Long before Daisy Chance went missing, Jed Pepper knew that life was unpredictable.Long before weeks passed without any word from his best friend, Jed Pepper knew life wasnt fair.Long before the final tragedy played out, Jed Pepper knew well that life didnt give a person what they deserved.But then Jed knew a lot of hard things about life by the time hed reached the age of fourteen. But even knowing those things, Jed kept looking for the story to change, for the ending to play out different. Jed Pepper never gave up hope.In this poignant coming of age story we see the most horrific nightmare that can be imagined played out in just the first pages. A child goes missing, her last words coming back again and again to haunt the young boy who saw her last. Youll regret it. The words hung on the air, and in the heart of the boy who stubbornly refused to give up home when everyone else did.Jed Peppers life isnt easy. Living in an abusive home, is it any wonder that hes got a lot of questions about what God is really likeespecially given the one hurting him is his preacher papa? But the one thing Jed does have is hope. And the fragile faith that maybe, just maybe, God cares about him after all.This book will haunt you long after you turn the last page. The answers arent all there, and so leaves you hungry for the next book thats sure to come. What we do have is this, a story about change. About second chances. And about Gods love shining in the darkest of places. Dont miss this one. Youll surely regret it if you do.
Forty-four-year-old Jed Pepper still can't say goodbye to his first love, Daisy Chance, so he returns to Crooked Creek Church, the place where he last saw Daisy before her abduction. As Jed stands and looks at the barren field where the church used to be, he becomes that fourteen-year-old boy again. He remembers Daisy's thirteen-year-old words. "Your family ain't normal, Jed." Jed's father, Hap, is a minister who abuses Jed at home. His mother, Ouisie, who is afraid to confront Hap, writes notes on the petals of the flowers that she puts in Jed's room. Jed's younger sister, Sissy, usually stays out of Hap's way, thanks to Jed. Not only does Jed suffer at home, he blames himself over Daisy's disappearance. Jed and Sissy do share one humorous memory together when they remember the poison-berry story, and Sissy begs Jed to repeat the tale. For one brief moment, Jed is forty-four again, recalling how his own children now beg to hear the same story.As the novel ends, it returns to the older Jed as he stands on top of the ruins of Crooked Creek Church. He still has trouble talking about everything, especially about what happened with Daisy, but he's arrived--for her. This novel's ending is different, yet I found it quite plausible. People who have suffered tragedy and abuse do have difficulty talking about it, even years later. Things are left undone in their lives, because for them, things don't always end wrapped up neatly with a bow. I applaud the author for tackling these tough topics with complete realism and truth, which is a rarity. The author shines a light, revealing the darkness of these terrible sins (secrets), with writing that displays extraordinary imagery and lyrical flavor.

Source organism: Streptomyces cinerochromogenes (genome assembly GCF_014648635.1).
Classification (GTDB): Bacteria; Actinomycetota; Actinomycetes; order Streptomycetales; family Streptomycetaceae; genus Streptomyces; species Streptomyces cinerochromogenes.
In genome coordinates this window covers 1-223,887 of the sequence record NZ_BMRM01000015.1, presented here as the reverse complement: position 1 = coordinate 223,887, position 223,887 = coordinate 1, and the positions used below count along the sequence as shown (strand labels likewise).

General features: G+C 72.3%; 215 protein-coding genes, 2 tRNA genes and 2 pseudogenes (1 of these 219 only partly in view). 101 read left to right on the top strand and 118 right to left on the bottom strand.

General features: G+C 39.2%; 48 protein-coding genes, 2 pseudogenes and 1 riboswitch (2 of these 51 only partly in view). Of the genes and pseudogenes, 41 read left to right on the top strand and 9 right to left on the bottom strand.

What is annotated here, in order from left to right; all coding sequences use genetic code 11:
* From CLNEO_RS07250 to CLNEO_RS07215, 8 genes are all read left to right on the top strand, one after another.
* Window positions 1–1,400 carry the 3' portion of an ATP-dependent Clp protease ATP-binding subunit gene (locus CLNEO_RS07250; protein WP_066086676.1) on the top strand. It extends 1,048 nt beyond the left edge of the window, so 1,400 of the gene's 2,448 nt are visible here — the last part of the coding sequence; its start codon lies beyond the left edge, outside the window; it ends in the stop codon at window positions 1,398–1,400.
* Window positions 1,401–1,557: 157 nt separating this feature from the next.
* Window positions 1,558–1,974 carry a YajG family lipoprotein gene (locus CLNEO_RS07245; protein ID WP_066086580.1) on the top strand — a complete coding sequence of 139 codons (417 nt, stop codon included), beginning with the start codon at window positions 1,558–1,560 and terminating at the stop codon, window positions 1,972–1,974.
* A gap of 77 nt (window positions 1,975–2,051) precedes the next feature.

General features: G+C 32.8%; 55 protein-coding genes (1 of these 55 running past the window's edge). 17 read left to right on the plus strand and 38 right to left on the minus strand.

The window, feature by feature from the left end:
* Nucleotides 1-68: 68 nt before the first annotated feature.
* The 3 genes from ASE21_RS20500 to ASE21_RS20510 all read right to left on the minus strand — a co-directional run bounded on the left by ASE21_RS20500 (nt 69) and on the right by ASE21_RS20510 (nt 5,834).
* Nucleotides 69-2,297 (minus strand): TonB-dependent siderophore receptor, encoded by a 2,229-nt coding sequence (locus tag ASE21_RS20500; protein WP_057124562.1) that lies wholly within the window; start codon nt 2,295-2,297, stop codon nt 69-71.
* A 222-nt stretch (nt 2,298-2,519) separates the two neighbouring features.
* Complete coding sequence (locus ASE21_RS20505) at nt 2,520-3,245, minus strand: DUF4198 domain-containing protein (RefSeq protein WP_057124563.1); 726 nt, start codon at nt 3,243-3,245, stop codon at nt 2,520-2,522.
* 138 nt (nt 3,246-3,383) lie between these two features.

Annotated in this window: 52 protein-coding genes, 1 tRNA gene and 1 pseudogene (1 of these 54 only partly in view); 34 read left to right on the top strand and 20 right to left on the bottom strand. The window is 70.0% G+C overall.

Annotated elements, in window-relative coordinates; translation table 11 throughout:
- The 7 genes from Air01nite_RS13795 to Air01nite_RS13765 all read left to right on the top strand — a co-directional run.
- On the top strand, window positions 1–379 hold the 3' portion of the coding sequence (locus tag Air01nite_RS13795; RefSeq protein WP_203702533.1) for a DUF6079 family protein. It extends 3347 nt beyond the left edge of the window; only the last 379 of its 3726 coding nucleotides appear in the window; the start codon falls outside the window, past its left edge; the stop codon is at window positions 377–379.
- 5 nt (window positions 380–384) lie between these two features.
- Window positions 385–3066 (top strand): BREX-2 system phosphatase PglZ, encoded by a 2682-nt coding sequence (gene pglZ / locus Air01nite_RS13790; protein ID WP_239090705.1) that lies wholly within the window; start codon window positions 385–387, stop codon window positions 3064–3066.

Daisy Chains portrayal of the harshness and beauty of deeply flawed lives both chills and warms the heart. It is about recognizing that betrayal at the hands of those who ought to have loved better and the weight of sorrow that ensues, is not the end of the story. There is One who loves perfectly. There is more.
This is a haunting and achingly compelling book about lives that aren't all sunshine and roses. It reminded me in some ways of To Kill a Mockingbird, as both novels present a less-than-ideal world as viewed through the raw lens of a child trying to make sense of it all. As a mom, I found it difficult to read at times. I found myself hurting with Jed as he tries to process the pain in his life - Daisy's disappearance, his preacher-father's public personna contrasted with the man he becomes behind closed doors, the interactions with the other folks in the town, his desperate longing and tentative attempts to be a man - and as he tries to come to terms with how God fits into all of it. On page 252, he wonders, "Should he pray? To God? Again? What good would it do? Would God even hear a prayer from someone who yelled at dogs? Hap said prayer didn't change God so much as it changed you. Well, if that was true, and Hap was a praying man like he said he was, God hadn't seemed to keep up his end of the bargain. Hadn't changed Hap ... for the better ... as far as Jed could see, that is."Hope and grace come to Jed from unexpected sources. Among other things, this book reminds us of the importance of looking beyond the surface and allowing God to use us to be "tangible proof that [a hurting individual] matters to someone."
Mary Demuth writes about difficult subjects in an engaging way. This book explores the dynamics of dysfunctional families and shows how different children react in varying ways. It's a wonderful, engaging and entertaining tale with discreet lessons.